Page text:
Harmoni re-routes Wiltshire 111 calls

This Is Wiltshire: The initial 111 service sent ambulances to non-emergency calls The initial 111 service sent ambulances to non-emergency calls

Calls to the 111 non-emergency healthline covering Wiltshire are being answered in Milton Keynes during busy periods.

The 111 service is run by private firm Harmoni at their call centre in Bristol but, due to changes to shift patterns, a number of staff have left resulting in calls being re-routed 100 miles away to Milton Keynes for another company to answer.

The 111 service in Wiltshire got off to a chaotic start in February 2013 with Harmoni’s call handlers sending ambulances to people with minor ailments such as sore throats and hiccups.

It wasn’t until seven months later that Wiltshire Clinical Commissioning Group (CCG) authorised the service to operate 24/7, but problems continue.

Harmoni, part of Care UK, has breached targets – namely dispatching more ambulances than the contract states, more referrals to Accident and Emergency departments and below target levels of transferring callers to clinicians.

The re-routing of calls at busy times to Milton Keynes was revealed at a meeting of Wiltshire Council’s Health Select Committee on Tuesday in Trowbridge.

Patrick Mulcahy, associate director of commissioning for urgent care at the CCG, said: “Harmoni have gone through a formal staff consultation in order to re-align staff members to manage peaks of activity. As a consequence they had a number of staff leaving. Over the last three months they have been operating with less staff than we and them would like.”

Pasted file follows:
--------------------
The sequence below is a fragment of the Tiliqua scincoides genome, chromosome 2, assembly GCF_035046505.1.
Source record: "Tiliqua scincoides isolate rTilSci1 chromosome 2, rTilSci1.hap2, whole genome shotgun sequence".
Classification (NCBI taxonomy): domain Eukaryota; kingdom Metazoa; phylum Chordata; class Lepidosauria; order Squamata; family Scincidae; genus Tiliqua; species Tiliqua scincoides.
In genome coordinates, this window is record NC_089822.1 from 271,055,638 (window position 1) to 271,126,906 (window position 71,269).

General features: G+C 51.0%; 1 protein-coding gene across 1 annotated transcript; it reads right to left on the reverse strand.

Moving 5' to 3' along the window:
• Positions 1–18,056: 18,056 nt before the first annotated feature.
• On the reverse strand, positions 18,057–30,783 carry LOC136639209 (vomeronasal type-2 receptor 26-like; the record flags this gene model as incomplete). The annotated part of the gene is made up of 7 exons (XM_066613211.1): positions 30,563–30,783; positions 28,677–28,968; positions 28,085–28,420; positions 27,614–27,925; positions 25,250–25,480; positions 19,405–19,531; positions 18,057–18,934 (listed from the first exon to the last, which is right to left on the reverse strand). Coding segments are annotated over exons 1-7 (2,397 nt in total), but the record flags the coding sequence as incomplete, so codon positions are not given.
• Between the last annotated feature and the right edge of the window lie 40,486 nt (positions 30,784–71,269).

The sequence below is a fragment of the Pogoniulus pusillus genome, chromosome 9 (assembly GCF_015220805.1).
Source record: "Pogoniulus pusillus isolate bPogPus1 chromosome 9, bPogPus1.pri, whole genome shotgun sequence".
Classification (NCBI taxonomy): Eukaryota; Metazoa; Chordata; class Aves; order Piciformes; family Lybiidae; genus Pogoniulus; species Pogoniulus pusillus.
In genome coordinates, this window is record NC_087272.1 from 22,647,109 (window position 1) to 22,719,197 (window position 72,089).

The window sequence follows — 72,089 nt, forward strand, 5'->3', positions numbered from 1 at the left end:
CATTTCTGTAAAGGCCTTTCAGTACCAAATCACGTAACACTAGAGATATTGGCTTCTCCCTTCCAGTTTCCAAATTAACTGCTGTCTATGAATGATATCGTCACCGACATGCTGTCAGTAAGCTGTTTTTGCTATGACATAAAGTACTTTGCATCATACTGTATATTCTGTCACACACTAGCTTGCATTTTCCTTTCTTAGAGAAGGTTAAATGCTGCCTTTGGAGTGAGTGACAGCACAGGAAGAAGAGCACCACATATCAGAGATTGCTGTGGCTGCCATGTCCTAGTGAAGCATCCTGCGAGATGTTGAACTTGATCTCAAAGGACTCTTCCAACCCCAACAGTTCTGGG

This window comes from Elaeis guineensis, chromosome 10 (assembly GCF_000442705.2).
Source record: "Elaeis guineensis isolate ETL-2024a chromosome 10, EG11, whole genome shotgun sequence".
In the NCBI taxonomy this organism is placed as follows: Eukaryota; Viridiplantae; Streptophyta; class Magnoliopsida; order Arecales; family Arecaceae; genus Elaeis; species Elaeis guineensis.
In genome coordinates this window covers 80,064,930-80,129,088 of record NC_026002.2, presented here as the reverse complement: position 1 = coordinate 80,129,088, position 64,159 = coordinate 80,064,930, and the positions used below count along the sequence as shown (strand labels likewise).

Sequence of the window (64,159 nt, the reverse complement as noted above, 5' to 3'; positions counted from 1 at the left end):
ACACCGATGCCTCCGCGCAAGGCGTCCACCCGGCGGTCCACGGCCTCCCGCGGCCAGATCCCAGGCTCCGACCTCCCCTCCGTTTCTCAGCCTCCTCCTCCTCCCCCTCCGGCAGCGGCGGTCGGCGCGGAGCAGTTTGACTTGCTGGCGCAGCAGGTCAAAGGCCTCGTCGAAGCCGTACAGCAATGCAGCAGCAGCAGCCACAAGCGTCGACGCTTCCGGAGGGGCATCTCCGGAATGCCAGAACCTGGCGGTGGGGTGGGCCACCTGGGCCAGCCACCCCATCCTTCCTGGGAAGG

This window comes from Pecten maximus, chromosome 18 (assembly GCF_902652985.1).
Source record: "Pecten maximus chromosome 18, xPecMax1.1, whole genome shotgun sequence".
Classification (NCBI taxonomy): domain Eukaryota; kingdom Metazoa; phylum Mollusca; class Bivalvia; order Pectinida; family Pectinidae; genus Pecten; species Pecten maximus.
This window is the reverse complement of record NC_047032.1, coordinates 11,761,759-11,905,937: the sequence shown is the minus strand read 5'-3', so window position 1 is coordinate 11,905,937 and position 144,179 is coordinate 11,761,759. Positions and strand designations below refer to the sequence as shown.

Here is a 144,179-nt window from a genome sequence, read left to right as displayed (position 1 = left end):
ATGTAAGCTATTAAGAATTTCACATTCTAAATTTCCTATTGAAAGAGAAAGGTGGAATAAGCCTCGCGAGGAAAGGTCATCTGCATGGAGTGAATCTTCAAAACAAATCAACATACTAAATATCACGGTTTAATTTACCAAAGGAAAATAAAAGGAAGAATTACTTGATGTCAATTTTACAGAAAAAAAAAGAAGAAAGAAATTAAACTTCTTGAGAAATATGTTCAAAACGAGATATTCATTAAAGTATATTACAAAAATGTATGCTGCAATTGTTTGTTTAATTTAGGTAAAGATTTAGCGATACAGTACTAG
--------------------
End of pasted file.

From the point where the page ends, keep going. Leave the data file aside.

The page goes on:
Cllr Jeff Osborn said: “It’s all very unsatisfactory. They are not fulfilling their contract. We might as well have one call centre for the whole country.”

Cllr Bob Jones said the 111 service was “not fit for purpose”.

Cllr John Noeken met with Harmoni recently and was told that they were recruiting new staff and a new shift pattern started last Monday. From this month the CCG can fine Harmoni for breaching targets.

Dr David Lee, urgent care medical director for Care UK, said the company had reviewed staffing levels at 111.

He said: “We have the ability, as and when needed, to call on additional resources from an organisation called Conduit, an approved NHS subcontractor. They will only provide this additional capacity when there is a surge in demand that our own colleagues cannot deal with.

“This dedicated team in Milton Keynes has been fully trained on Care UK’s clinical systems and has access to the same directory of local services as staff in our Bristol centre. What is important is not where the person who receives a patient call is sitting, but that the patient’s call is answered promptly and efficiently.”

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